The English Civil War brought vividly to life, without the interposition of Schama, Starkey or any other big-name historian beginning with "S". The question that this three-parter answers admirably clearly - using the first-hand testimonies of "ordinary" people caught up in the conflict - is how a peaceable nation was turned into a 17th-century equivalent of Bosnia, with families and communities at each others' throats (often literally). The country suffered greater losses, propotionately, than in the First World War, and this opener follows events up to the arrest of King Charles I, looking at the role of propaganda in fuelling the conflict.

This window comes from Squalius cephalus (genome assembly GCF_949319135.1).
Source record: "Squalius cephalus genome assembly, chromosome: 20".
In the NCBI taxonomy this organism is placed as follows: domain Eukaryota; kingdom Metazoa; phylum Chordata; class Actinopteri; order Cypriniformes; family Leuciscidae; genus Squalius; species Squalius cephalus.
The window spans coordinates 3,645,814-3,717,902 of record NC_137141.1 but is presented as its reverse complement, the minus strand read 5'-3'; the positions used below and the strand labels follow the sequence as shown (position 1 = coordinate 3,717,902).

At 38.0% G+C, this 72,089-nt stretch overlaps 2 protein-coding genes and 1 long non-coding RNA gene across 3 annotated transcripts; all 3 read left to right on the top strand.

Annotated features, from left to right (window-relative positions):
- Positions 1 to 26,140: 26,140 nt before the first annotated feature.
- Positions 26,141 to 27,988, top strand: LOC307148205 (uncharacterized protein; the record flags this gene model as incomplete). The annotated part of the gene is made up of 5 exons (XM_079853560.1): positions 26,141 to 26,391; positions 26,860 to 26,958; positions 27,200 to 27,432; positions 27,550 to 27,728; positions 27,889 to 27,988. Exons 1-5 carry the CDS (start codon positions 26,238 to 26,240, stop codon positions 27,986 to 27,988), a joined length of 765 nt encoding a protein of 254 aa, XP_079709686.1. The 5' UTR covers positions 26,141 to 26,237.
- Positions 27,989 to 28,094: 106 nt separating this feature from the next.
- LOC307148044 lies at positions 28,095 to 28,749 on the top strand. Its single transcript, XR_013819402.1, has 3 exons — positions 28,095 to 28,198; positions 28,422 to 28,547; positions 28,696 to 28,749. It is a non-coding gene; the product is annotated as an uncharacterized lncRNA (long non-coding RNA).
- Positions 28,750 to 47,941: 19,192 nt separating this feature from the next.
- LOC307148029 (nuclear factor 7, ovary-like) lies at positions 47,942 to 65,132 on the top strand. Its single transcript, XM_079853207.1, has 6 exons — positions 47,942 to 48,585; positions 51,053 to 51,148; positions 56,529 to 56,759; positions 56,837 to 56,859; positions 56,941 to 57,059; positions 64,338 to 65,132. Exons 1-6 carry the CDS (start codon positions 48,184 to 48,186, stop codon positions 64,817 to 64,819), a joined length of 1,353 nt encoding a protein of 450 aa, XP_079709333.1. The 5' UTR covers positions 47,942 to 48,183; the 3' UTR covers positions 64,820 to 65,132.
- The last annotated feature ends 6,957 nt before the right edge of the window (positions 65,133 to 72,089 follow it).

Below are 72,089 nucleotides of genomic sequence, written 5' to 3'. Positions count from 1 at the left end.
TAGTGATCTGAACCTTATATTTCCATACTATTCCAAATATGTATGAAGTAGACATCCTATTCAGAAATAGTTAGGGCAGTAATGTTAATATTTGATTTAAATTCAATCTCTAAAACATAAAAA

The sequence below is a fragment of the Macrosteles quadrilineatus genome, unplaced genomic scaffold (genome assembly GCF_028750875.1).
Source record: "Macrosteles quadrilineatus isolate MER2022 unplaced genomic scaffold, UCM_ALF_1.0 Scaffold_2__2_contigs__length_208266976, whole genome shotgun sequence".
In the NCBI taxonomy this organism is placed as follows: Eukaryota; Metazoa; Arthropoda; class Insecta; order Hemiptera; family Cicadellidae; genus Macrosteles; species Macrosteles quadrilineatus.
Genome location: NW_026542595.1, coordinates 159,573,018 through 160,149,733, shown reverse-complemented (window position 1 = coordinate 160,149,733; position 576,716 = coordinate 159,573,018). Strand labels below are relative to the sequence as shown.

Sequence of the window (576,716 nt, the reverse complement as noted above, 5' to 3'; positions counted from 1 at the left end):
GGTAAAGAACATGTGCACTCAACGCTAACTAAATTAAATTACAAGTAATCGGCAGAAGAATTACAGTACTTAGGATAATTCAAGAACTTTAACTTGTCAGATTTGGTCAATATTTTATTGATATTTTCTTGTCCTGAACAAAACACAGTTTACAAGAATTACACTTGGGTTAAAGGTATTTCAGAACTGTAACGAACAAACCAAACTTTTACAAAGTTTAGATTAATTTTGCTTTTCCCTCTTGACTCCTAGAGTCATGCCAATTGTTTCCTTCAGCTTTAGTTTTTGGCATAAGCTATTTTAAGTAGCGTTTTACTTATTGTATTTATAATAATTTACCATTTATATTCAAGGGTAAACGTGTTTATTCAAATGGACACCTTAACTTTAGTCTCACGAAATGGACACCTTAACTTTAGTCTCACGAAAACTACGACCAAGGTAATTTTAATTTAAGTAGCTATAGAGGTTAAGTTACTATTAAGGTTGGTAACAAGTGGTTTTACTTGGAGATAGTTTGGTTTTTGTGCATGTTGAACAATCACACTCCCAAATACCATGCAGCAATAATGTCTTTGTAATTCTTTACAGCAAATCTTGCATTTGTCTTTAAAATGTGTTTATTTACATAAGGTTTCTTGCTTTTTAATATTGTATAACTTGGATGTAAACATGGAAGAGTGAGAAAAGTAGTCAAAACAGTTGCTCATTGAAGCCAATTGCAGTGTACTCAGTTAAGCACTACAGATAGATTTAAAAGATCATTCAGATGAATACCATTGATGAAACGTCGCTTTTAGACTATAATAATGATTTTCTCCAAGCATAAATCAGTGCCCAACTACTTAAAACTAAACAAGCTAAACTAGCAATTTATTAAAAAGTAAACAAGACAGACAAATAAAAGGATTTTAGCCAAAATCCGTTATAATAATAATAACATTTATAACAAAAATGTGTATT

MUSIC The Brit Awards 2005 (8pm ITV1)
Your chance to gauge how much you have missed Chris Evans (above), as the ginger plutocrat makes his return to TV by hosting the 25th annual pop bash. Franz Ferdinand, Scissor Sisters and Keane lead the nominations.
ARTS The Culture Show (7pm & 11.20pm BBC2)
Kurt Vonnegut (above), the author of Slaughterhouse Five, talks about his work to mark 60 years since the bombing of Dresden. The interview is not in the Thomas Pynchon class of rarity, but still of sufficient infrequency to make one take note.Reuse content